A. Natural gas engine valve failure

The first picture shows two valves with extreme recession.

The following is by Lloyd Leugner of Maintenance Technology International, Inc. It deals with the main cause of valve recession.

Natural Gas Engine Lubrication and Oil Analysis - A Primer in Predictive Maintenance and Condition Monitoring
Lloyd Leugner, Maintenance Technology International, Inc.

Sulfated Ash
Any discussion of the elemental analysis of natural gas engine oils is not complete without a comment concerning the issue of sulfated ash content. Natural gas engine operation tends to form various deposits such as varnish, sludge and an ash residue which remains after the oil is burned during operation.

The varnish and sludge are controlled by the detergent/dispersant additives, however these detergent/dispersant additives tend to leave a grey, fluffy ash residue after the oil has been burned. This ash residue is made up of metal sulfates from such additives as barium, calcium, phosphorus, zinc, magnesium and boron.

Therefore, lubricant formulators must ensure that these additive concentrations are high enough to help prevent valve recession, but not so high as to cause unwanted and harmful deposits, or cause catalysts to become ineffective.

Valve recession is the premature wearing of the valve seat into the cylinder head. The sulfated ash residue helps to prevent premature valve recession by “cushioning” the valve seat area.
Excessively high concentrations of certain additives, such as zinc or phosphorus, can also be harmful to catalyst equipped natural gas engines, because these additives may deactivate the exhaust catalyst by forming glassy-amorphous deposits, which prevent the exhaust gas from reaching the active surfaces of the catalyst, which in turn makes control of harmful emissions impossible.

In addition, natural gas engine manufacturers also list the levels of sulfated ash and the additive concentrations that are acceptable for use in their particular engines. For specific recommendations concerning ash content and additive levels, the engine operator should contact both the engine manufacturer and the lubricant supplier.

Conclusion: The most likely cause of the premature valve wear is improper maintenance procedures for the engine conditions. 

B. Premature valve component wear caused by various external conditions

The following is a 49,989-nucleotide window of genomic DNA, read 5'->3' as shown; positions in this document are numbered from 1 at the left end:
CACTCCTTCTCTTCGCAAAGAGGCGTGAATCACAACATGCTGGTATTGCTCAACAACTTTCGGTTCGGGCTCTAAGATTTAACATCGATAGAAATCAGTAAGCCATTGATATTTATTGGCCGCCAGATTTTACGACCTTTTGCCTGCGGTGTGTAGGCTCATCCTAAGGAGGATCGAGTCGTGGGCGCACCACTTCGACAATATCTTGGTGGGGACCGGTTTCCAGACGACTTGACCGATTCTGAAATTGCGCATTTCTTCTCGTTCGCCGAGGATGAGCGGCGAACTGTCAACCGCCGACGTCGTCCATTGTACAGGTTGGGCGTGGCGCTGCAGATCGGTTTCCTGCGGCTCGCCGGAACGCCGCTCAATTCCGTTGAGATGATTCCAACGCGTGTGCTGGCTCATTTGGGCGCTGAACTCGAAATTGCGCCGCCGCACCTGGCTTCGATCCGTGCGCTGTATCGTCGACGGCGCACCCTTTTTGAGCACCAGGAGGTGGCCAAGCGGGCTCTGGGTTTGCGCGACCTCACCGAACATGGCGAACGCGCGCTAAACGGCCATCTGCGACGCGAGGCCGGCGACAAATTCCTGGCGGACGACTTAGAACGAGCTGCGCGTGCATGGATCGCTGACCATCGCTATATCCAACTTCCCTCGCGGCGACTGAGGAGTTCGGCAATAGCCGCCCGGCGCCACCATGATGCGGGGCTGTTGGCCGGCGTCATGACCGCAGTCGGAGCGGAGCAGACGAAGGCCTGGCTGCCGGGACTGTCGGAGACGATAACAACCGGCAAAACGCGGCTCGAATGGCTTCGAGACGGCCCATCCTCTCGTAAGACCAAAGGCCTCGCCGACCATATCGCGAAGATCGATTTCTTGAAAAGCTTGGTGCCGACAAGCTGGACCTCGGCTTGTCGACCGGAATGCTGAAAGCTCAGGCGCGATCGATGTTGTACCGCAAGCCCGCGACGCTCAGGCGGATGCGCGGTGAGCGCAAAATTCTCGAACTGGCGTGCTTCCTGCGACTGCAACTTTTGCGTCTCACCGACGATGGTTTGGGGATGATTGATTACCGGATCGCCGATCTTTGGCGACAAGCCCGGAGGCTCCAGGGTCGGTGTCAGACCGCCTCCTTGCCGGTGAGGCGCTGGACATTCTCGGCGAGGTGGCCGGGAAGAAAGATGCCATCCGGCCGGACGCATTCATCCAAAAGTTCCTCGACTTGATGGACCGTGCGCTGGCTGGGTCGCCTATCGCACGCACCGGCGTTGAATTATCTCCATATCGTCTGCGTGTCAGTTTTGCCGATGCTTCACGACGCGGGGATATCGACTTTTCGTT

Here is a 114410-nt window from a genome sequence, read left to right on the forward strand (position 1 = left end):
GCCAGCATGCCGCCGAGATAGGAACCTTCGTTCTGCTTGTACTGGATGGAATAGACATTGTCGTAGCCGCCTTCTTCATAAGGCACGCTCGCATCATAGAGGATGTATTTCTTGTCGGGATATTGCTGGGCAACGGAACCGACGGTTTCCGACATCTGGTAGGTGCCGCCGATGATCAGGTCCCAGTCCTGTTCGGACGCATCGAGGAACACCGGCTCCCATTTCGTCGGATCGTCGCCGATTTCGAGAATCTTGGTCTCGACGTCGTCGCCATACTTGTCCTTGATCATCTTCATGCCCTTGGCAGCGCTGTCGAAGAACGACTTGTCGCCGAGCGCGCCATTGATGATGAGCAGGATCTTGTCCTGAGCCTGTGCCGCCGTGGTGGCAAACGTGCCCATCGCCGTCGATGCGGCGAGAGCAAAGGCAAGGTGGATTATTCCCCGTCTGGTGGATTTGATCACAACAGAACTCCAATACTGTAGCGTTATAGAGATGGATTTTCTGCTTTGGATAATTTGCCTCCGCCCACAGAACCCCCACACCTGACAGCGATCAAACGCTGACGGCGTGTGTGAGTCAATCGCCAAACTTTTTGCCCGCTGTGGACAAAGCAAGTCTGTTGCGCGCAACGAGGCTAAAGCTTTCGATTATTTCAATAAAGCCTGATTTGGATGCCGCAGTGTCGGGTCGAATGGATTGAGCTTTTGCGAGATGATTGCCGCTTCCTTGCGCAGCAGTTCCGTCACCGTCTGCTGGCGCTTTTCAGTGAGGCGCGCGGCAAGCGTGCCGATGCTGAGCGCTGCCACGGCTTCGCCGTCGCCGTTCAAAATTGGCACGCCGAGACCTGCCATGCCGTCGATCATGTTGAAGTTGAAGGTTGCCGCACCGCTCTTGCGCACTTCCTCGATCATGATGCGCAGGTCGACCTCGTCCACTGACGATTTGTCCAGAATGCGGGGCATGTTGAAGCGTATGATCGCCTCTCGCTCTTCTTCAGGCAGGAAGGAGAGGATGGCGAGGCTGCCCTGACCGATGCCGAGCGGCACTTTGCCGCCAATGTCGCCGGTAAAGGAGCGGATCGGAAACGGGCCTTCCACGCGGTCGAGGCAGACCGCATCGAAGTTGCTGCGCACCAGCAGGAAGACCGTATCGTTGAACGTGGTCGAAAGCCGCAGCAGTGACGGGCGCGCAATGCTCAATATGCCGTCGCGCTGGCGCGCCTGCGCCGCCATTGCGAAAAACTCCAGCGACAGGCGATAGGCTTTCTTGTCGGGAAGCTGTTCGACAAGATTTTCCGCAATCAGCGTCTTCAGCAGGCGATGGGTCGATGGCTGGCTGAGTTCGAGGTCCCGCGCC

The first picture shows abrasive wear on valve stems. Wear of this type is due to improper adjustment and is not a defect in material.

Failures due to carbon build-up and/or corrosives
The next several pictures will show the heavy abrasive carbon build up on the valve, valve spring and rotator and the valve guide. Note the heat discoloration of the guide (blue arrow). These parts failed due to carbon build up due to external conditions and not defects in the product.

The next picture shows the stem of the broken valve. Note the break (green arrow) is just above the valve face (strongest part of a valve). Also note the erosion of the valve stem from carbon cutting (red arrow).

This picture below shows guide and stem of failed valve. The red arrow shows erosion at the parting line where the valve stem is attached to the valve head.

C. Valve and valve guide wear caused by poor maintenance 

The first two pictures show the wear in the lower part of the valve guide closest to the valve head. The second picture shows the heat discoloration on the lower part of the guide was caused from excessive heat. Excessive guide wear most likely occurred from improperly set valve bridges and maintenance issues.

Valve wear caused by misadjusted 
This picture shows the seat wear on one of the valves. Most of the valves had similar wear and a few had severe wear.

Valve seat wear will reduce valve lash and effect when a valve opens and closes which changes timing. It also effects scavenging, valve overlap and both valve and valve seat cooling. Lack of proper scavenging can also cause excessive heat build up in the exhaust ports and damage the valve guides. If there is a variation in wear of the two valves that share a common crosshead it can create side loading of the valves and wear in the valve stems. Crossheads must also be inspected prior to installation for both wear and orientation. 

D. Valve failure caused by bending fatigue 

The following picture shows a complete valve and the stem of the failed valve. The green arrows will point out where the failed valve broke in relationship to the complete valve. The blue arrow will point out where the valve head is welded to the valve stem.

The next picture of the stem of the failed valve shows the welded area of the stem a little clearer.

The next picture is a view of the valve stem break that is a bending fatigue failure.

Final picture of damage to cylinder head at failed cylinder. Note valve missing head at bottom shows remains of stem, this occurred as a secondary failure.

The failed valve had no inclusions or flaws in the break area. The valve did not break at the weld attaching the valve head to the shaft as claimed. The most likely cause for the failure is bending fatigue caused by misalignment.

E. Valve failure caused by impact loading

• The yellow arrow pointing at the valve retainers show they are undamaged.
• The rotators indicated by the blue arrow were inspected and function properly showing no damage.
• The two valves in the foreground show no galling in the stem indicating they did not seize in the valve guide.
• The Green arrow points to the broken valve, note location of break.

In the above picture the green arrow points to the valve head and the area the valve broke. This is in the weld area of the valve, the strongest part of a valve. This type of failure only occurs from impact. The second valve is bent in the same location but did not break. All the possible causes such as valve sticking in guide, broken valve retainers show no signs of failure as seen in the first picture.